These handmade scissors
have been produced in Sheffield, England,for over 100 years.
But compared to a $2 mass-produced pair,
the kitchen scissors will cost you over $100,
and a pair of professional tailor’s shears cost $315.
So just what is it that makes them so expensive?
Cliff Denton is one of just two master putter-togethers left.
Both in their 70s
the masters are the only ones skilled enough
to undertake the final delicate part of the process:
the assembly of these scissors, or putting together.
Cliff Denton: When I were young, every street corner
had a little shop with masters in and working.
You know, at one stage, we were doing,
要知道 有段时期 我们制造
like 85, 90 different types of scissor.
Narrator: In the 1970s, there were 150
small-scale scissor workshops in Sheffield.
Now there are just two.
And keeping this craft alive relies on
training the next generation of apprentices.
Denton: You know, it’s just got that light, magic touch.
How to hold them, how to stroke them,
how to edge them.
And this, to instill on young lads, is hard.
Because it’s not something you can write down
and let them read.
They’ve got to actually do it.
Narrator: Unlike cheaper mass-manufactured scissors,
almost all of the work is done by hand.
The starting outline of the scissor
is hot drop forged of site
This is called a blank,
and while it may already have the shape
of a very rough pair of scissors,
the process has only just begun.
The blanks first need to be drilled,
counterbored, and tapped.
This puts in a hole in the center of each half
and adds a thread to that hole.
Once that work is done,
the blades have to be ground down.
The blank has no blade on it whatsoever,
so initial grinding has to be done
on a 50-year-old Viotto machine
before further refinements are done by hand.
Jonathan: So, if you were to look at a
cheap pair of scissors, you’d quickly notice
that it’s actually a stamped-out piece of metal
that have just been bolted together
and a blade’s edge put on them.
So, when we grind the inside of the blade,
we’ll say there are three angles to it.
You’ve got to have a curve
from the pinch of the scissor to the point,
which means that when the blades are together,
you should be able to see
a gap through the middle.
We’ll also want to grind in a twist,
and then finally, we want to
hollow the blade as well.
And what that’ll give us is a scissor
that only have a touch at the cutting edge.
Once the blade is on
the rough edges need to be sanded off
from the bow, the shanks, and the nail holes.
After everything’s sanded down,
the scissors are sent off to be hardened,
turning the soft, workable metal
into a hard final product.
Then they’re put into the rumbler for a few hours
to be acid-treated before being dried.
Rumbling takes off any grind marks
on the surface of the metal
and prepares them for polishing.
Jonathan: We do different types of scissors.
If it was our embroidery stalk,
then we could work on
maybe 500 embroidery stalks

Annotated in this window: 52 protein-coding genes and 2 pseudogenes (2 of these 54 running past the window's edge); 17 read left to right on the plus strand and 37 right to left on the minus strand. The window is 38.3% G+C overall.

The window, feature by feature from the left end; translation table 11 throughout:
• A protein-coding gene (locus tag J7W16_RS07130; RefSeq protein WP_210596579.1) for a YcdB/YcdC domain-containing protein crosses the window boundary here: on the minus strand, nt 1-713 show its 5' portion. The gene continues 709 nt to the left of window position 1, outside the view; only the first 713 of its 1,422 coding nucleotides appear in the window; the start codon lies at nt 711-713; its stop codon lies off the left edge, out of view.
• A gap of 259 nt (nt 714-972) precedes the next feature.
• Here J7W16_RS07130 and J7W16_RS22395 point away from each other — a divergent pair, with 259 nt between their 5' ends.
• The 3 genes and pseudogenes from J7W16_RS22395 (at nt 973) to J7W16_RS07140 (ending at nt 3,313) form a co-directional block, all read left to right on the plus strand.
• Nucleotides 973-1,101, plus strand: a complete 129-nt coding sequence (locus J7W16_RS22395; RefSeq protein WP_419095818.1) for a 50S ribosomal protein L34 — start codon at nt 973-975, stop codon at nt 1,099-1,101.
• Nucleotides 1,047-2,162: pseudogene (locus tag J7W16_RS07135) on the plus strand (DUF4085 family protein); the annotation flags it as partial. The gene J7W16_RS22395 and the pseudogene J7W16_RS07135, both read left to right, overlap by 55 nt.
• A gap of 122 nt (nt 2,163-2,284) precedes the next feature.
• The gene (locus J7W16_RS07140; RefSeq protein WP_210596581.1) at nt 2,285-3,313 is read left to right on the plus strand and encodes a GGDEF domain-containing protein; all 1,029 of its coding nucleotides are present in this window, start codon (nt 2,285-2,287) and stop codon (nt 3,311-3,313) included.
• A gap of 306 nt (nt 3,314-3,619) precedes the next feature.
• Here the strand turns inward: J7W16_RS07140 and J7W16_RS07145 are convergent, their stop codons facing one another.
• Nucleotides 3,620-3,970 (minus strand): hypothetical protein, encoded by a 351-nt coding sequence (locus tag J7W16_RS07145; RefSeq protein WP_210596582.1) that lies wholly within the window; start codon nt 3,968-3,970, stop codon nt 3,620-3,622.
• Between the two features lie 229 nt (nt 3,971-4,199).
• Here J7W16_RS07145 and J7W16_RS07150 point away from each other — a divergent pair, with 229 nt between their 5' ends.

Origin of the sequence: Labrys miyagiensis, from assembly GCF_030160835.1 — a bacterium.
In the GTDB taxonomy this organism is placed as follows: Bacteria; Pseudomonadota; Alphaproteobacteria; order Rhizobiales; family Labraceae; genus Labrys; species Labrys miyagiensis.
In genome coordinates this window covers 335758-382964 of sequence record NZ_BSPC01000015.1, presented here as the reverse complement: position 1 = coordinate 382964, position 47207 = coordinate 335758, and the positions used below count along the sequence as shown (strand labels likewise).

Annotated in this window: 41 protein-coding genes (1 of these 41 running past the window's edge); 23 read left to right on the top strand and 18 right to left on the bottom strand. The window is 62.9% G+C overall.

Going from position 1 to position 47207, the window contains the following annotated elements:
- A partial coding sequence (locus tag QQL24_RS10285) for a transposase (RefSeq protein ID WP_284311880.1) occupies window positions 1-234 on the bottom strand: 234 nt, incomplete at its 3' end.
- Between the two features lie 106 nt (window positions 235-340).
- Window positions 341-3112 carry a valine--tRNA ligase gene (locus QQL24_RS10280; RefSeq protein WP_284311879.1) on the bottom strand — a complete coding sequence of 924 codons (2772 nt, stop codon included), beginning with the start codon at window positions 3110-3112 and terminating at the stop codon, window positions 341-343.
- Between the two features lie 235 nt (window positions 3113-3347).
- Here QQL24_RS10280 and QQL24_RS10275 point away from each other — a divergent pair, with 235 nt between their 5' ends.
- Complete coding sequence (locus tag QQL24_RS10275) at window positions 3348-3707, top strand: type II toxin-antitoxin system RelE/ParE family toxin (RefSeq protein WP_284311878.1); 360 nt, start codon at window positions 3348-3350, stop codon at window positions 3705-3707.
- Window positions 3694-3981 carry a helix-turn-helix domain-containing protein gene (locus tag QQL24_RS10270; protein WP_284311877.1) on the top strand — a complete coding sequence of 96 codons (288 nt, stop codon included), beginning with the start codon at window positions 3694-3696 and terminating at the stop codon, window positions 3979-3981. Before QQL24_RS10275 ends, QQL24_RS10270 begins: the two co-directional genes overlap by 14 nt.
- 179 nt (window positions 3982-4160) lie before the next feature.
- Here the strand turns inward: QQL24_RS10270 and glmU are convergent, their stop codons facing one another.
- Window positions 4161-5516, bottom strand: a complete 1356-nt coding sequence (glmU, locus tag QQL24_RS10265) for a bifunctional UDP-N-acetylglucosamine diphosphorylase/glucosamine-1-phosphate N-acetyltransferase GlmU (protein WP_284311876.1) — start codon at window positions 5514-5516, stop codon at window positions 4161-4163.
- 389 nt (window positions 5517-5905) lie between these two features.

over two weeks to a month.
However, if we were doing same-size batch,
500 13-inch scissors,
then we probably wouldn’t even see that within a year.
Narrator: The blades are polished by hand
to a mirror finish
Then comes the hardest part:
Traditionally, you would undertake
a five-year apprenticeship
before you could even sit at the putter’s table.
Jonathan: I’ve never had a background like this before.
I went straight into an office
right out of university,
and I was walking down this street,
and I saw a chalkboard that said,
“Scissor makers wanted.”
And I thought I’ve always wanted
to work with my hands
but I’ve had no training in working with my hands.
My training began eight months ago,
and it doesn’t look like it’s gonna stop
for at least another few years.
Narrator: And despite the intricacy,
the most important tool isn’t anything
small and delicate,
but a hammer.
Denton: And I’m only gonna need to tap.
Narrator: The hammer is crucial
to aligning the blades correctly.
Oh, that’s better.
Narrator: The two scissor parts are screwed into place,
and then a perfect curve is hammered onto each blade.
This part of the process
is the hardest to get right
and also the hardest skill to pass on.
Jonathan: If he hits that with the wrong tension
or the wrong angle or in the wrong spot,
he will ruin those scissors.
So, I’ve put a scissor blade down,
and I’ve taken a swing at it,
and I’ve just snapped the blade in half.
Narrator: Once the two halves are married together,
a final blade will be put on the scissor.
Denton: Well, I started in 1959.
Roughly the same. Steady, hammers.
大致情况和现在一样 有固定支架 锤子
Other than we had lights hanging over
to get more light.
You’ll learn. You’ll never forget.
It’s up here in a diary.
Somebody’ll say a scissor,
and it just comes up on a projection in me head.
Manicure, dissecting, thread clip.
指甲剪 解剖刀 纱剪
All different scissors.
Sheffield has been home to England’s blade-making industry
since as far back as the 14th century.
It’s where stainless steel was originally invented,
and it’s a city that’s famed for its cutlery production.
Cliff started making scissors when he was just 15.
Denton: When I pick a pair of scissors up,
it tells me a story.
I can open and shut it. It’s tight, it’s slack.
You can virtually just shove it with the weight of your finger,
and it does the job.
That’s what you’re after.
Week after week, year after year if need be.
These handmade scissors